Six out of 10 Americans believe it’s more important to address gun violence than protect gun rights, according to a recent PBS NewsHour/NPR/Marist poll. But what will it actually take for the US to address its epidemic of mass shootings? Especially when politicians seem so divided on the issue.
On May 24th, a man entered an elementary school in Uvalde, Texas armed with a semi-automatic rifle, and gunned down 19 children and two adults in cold blood. Since then there have been several more massacres – at least 18 to 20 – but it seems Americans can’t even agree on what constitutes a mass shooting.
Last week the democratically controlled US House of Representatives passed a series of tough gun measures in response to the shootings. But those bills are not likely to pass in the senate. However, a bipartisan Senate group announced Sunday that it had reached a framework for potential gun safety legislation but no formal bill has been written yet,.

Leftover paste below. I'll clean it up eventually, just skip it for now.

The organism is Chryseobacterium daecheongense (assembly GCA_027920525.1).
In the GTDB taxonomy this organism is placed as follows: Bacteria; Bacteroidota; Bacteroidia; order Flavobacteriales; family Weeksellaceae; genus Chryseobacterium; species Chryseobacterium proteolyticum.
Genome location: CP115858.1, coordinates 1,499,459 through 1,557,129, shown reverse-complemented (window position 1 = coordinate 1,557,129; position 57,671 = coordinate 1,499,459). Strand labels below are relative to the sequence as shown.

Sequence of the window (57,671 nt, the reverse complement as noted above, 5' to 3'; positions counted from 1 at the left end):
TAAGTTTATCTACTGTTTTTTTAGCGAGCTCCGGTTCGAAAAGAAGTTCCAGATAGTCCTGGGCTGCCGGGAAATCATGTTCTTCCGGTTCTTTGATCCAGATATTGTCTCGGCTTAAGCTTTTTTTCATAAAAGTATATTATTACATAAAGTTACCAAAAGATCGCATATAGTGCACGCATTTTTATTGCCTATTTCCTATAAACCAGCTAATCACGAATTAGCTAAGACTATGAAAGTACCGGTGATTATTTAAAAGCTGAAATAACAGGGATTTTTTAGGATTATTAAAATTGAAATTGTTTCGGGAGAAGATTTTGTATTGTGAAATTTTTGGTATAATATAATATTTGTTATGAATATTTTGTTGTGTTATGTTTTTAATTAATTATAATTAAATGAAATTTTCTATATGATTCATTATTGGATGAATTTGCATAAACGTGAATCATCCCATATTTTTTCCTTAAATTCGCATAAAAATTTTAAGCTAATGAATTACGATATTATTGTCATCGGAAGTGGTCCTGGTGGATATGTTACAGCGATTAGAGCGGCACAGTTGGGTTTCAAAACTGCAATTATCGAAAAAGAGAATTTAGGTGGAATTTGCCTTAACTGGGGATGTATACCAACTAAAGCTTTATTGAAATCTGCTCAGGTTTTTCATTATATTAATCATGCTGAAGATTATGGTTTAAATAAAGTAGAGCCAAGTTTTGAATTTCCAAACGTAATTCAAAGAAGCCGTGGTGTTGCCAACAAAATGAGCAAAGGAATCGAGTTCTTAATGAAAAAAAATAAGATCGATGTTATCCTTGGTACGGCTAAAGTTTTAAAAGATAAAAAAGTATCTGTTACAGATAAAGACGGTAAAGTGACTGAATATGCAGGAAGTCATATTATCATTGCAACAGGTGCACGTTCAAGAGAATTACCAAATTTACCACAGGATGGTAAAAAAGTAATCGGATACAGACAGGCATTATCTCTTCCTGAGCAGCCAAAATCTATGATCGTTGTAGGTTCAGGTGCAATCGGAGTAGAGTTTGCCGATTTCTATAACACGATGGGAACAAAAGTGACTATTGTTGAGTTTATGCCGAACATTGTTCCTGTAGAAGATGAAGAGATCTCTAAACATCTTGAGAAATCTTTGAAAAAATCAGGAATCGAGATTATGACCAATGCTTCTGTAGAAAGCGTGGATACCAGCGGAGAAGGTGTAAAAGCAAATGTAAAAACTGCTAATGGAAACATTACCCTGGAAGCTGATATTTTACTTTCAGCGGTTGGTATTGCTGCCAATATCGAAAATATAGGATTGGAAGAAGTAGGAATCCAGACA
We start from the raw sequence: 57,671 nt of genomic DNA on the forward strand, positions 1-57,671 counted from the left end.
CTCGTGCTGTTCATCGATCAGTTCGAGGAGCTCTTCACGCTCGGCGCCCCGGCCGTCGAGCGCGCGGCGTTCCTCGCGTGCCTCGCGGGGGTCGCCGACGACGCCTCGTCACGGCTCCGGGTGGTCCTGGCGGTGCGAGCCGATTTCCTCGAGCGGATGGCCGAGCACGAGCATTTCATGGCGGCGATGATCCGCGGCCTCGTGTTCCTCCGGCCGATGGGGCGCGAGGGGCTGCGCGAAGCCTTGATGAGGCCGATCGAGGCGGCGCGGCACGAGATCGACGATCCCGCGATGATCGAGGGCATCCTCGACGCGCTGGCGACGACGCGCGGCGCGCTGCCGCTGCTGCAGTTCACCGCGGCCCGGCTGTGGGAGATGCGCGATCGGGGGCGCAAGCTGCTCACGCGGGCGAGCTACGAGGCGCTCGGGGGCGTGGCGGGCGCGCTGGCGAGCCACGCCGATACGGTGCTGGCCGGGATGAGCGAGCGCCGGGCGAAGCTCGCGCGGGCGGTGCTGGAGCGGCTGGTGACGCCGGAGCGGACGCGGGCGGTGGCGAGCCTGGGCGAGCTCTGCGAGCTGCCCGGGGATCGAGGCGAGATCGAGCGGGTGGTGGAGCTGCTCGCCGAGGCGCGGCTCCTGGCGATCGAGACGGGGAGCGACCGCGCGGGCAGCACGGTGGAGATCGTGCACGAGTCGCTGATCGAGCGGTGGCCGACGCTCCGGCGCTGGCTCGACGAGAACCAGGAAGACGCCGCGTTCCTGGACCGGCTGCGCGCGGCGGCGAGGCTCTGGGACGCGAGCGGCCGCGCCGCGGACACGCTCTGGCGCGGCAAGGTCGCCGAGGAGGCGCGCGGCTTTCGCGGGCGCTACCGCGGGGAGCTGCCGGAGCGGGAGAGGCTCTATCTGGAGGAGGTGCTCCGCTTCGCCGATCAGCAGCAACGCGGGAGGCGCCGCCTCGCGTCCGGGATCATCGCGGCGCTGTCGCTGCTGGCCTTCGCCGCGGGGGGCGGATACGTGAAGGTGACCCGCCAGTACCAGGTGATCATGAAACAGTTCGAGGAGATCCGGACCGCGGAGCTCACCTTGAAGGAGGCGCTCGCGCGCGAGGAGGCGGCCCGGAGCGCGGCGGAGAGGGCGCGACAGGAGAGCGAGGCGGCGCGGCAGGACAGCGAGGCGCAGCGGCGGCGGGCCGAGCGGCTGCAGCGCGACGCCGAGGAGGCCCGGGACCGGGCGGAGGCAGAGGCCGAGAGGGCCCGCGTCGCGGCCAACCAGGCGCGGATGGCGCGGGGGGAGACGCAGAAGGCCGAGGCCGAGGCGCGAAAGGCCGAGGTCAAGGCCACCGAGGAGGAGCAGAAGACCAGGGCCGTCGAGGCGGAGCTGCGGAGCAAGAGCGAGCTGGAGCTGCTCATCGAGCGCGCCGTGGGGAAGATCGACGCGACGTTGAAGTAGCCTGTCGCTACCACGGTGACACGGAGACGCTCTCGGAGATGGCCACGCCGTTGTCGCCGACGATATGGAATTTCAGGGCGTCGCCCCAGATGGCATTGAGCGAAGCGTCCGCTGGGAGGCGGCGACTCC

In a recent Washington Post op-ed, former homeland security secretary Jeh Johnson said America needs an Emmett Till moment in order to address the country’s problem with mass shootings. Till was a 14-year-old Black teen who was tortured and shot in the head in 1955 by two white men because they felt he improperly spoke to a white woman. Till’s mother insisted on an open casket at his funeral and a picture from that day helped sparked the civil rights movement.
On this episode of The Stream we discuss the political divide on gun violence in the US and what it will take to finally bring about change.
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